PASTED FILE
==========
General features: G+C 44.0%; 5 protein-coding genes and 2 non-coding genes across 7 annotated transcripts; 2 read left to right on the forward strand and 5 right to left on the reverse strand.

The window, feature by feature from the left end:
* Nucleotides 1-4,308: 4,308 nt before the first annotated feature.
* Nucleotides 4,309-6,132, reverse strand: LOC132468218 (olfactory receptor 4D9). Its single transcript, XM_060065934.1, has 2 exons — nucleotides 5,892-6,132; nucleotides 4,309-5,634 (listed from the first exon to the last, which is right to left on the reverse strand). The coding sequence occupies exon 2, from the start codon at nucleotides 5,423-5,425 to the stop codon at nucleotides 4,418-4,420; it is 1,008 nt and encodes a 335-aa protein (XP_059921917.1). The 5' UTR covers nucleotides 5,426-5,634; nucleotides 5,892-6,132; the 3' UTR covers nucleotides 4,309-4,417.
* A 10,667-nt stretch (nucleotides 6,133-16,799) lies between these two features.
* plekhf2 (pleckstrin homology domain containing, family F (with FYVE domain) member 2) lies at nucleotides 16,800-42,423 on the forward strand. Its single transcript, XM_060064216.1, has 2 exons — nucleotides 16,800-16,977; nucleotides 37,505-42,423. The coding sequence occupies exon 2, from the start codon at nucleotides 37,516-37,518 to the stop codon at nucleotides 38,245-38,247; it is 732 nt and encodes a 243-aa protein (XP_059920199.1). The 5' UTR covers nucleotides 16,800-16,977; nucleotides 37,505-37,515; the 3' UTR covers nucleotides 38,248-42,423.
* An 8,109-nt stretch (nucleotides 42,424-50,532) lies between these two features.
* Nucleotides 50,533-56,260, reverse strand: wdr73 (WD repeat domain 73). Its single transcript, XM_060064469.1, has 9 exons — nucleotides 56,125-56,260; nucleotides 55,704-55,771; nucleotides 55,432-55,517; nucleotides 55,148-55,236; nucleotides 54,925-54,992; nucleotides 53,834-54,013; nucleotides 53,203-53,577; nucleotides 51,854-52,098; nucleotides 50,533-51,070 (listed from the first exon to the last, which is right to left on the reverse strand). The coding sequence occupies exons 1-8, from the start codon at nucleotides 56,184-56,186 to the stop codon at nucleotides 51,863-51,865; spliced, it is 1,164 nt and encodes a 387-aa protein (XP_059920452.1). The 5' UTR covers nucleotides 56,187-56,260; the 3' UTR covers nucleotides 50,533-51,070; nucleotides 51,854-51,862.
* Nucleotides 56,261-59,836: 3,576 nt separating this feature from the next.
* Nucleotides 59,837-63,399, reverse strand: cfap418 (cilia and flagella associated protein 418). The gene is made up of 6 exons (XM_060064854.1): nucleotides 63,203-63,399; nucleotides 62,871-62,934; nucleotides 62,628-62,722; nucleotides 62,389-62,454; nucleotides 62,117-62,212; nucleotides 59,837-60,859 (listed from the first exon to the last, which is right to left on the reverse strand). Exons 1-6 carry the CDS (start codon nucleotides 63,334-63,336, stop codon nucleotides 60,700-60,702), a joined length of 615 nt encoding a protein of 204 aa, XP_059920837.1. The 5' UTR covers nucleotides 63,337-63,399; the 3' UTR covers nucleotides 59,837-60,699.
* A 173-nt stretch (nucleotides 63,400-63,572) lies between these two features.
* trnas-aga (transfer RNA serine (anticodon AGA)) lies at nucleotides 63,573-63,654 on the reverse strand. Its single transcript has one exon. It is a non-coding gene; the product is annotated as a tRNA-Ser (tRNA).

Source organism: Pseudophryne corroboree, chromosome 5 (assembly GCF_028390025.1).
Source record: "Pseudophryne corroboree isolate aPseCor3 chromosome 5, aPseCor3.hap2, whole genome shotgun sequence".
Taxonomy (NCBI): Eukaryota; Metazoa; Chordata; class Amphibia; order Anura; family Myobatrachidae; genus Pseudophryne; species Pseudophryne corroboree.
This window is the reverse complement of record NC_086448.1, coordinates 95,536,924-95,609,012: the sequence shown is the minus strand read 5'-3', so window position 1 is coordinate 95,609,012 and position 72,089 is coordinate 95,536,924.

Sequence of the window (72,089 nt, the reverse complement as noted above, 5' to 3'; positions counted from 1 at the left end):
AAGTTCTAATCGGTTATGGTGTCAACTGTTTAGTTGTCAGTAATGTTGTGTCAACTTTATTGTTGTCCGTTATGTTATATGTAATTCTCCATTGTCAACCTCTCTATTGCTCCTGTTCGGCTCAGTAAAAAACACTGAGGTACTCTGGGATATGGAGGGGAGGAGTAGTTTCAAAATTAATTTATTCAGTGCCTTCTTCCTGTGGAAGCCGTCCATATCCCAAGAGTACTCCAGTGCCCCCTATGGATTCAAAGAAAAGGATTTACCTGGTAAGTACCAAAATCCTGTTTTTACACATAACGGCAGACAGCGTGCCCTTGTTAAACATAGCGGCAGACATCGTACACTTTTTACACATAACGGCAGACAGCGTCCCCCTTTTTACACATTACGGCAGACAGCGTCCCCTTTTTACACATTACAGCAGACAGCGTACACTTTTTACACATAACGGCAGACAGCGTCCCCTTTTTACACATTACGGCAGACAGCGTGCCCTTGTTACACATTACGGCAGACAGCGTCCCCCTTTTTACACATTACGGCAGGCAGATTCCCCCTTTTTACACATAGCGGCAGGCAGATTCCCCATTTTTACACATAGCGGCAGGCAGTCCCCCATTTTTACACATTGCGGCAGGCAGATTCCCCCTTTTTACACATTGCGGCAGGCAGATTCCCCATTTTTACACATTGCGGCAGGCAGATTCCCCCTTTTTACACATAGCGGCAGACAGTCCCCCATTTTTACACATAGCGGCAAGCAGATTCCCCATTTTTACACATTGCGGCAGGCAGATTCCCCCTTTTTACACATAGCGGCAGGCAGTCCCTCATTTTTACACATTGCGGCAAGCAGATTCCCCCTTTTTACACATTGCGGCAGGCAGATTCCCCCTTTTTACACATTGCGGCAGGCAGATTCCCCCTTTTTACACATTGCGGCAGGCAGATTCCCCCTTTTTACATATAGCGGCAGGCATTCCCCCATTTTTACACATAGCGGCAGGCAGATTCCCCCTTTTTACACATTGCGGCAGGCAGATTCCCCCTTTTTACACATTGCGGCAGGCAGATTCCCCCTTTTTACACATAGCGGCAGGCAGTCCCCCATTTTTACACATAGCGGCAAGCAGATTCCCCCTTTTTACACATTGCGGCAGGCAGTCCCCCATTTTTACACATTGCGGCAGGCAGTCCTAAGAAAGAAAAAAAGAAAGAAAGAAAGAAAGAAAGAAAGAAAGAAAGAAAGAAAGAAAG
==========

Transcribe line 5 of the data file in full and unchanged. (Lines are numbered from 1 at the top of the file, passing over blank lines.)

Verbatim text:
* A 10,667-nt stretch (nucleotides 6,133-16,799) lies between these two features.